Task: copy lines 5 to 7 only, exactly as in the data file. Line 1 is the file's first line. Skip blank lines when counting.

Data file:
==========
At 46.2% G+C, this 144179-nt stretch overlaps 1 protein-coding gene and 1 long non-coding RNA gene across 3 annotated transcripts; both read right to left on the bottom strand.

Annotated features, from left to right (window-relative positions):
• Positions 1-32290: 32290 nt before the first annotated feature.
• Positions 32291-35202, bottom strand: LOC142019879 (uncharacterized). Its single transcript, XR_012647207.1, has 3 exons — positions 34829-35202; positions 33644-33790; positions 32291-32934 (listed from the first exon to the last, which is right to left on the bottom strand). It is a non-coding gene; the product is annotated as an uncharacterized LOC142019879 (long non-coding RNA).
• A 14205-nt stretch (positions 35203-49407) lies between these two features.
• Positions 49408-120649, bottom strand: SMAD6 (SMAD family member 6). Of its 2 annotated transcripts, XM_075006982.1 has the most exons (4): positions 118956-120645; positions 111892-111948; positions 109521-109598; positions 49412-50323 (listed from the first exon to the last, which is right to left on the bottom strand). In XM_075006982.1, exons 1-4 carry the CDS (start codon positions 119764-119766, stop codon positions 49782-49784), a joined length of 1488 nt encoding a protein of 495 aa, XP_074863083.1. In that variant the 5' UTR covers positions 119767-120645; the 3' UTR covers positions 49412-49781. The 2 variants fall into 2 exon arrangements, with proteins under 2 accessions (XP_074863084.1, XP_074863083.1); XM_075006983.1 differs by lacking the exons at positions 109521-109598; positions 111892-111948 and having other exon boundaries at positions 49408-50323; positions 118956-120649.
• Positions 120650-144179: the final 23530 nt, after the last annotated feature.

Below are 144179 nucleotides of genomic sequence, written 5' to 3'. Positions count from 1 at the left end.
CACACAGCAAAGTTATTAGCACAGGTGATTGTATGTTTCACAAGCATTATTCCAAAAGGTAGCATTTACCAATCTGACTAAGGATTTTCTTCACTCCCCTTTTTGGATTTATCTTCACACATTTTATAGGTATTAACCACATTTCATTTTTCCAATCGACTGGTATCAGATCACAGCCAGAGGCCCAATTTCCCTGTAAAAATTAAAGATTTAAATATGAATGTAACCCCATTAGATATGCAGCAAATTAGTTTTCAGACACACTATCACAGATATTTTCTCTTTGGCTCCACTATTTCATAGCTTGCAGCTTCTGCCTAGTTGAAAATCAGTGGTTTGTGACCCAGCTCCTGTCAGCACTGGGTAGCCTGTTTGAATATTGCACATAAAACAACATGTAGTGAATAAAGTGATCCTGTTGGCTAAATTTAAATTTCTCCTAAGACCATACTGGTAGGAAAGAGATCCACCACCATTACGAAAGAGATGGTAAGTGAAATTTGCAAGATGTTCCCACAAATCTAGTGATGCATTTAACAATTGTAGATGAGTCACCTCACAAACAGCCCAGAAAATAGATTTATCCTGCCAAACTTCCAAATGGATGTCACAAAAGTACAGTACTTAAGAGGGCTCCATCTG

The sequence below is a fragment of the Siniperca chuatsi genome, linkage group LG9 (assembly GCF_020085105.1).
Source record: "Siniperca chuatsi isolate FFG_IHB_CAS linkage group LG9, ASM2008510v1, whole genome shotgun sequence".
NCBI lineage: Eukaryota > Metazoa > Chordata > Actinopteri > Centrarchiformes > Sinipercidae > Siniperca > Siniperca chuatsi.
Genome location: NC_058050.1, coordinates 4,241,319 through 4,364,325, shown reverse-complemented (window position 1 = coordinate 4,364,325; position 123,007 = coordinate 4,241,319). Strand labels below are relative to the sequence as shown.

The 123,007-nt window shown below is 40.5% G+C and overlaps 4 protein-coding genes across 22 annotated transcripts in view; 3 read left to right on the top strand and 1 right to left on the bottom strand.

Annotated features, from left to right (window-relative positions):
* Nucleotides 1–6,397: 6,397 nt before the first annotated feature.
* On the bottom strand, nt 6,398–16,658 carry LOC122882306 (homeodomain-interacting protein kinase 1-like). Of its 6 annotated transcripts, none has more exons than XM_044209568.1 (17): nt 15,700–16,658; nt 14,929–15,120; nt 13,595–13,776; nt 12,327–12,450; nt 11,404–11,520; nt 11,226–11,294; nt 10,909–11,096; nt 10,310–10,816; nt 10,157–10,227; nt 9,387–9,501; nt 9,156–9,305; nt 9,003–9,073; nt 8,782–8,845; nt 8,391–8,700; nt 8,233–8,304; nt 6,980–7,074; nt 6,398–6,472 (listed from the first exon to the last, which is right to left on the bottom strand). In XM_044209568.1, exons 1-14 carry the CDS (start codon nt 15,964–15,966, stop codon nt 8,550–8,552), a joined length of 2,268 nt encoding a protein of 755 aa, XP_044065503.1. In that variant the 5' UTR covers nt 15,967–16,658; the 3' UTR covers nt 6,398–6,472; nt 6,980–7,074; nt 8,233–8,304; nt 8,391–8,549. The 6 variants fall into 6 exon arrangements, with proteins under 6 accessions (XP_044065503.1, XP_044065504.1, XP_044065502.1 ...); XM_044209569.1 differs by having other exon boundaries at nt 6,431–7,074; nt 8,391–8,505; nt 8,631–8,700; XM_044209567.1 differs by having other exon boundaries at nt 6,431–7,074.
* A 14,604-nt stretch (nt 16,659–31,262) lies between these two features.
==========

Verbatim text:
• A 14205-nt stretch (positions 35203-49407) lies between these two features.
• Positions 49408-120649, bottom strand: SMAD6 (SMAD family member 6). Of its 2 annotated transcripts, XM_075006982.1 has the most exons (4): positions 118956-120645; positions 111892-111948; positions 109521-109598; positions 49412-50323 (listed from the first exon to the last, which is right to left on the bottom strand). In XM_075006982.1, exons 1-4 carry the CDS (start codon positions 119764-119766, stop codon positions 49782-49784), a joined length of 1488 nt encoding a protein of 495 aa, XP_074863083.1. In that variant the 5' UTR covers positions 119767-120645; the 3' UTR covers positions 49412-49781. The 2 variants fall into 2 exon arrangements, with proteins under 2 accessions (XP_074863084.1, XP_074863083.1); XM_075006983.1 differs by lacking the exons at positions 109521-109598; positions 111892-111948 and having other exon boundaries at positions 49408-50323; positions 118956-120649.
• Positions 120650-144179: the final 23530 nt, after the last annotated feature.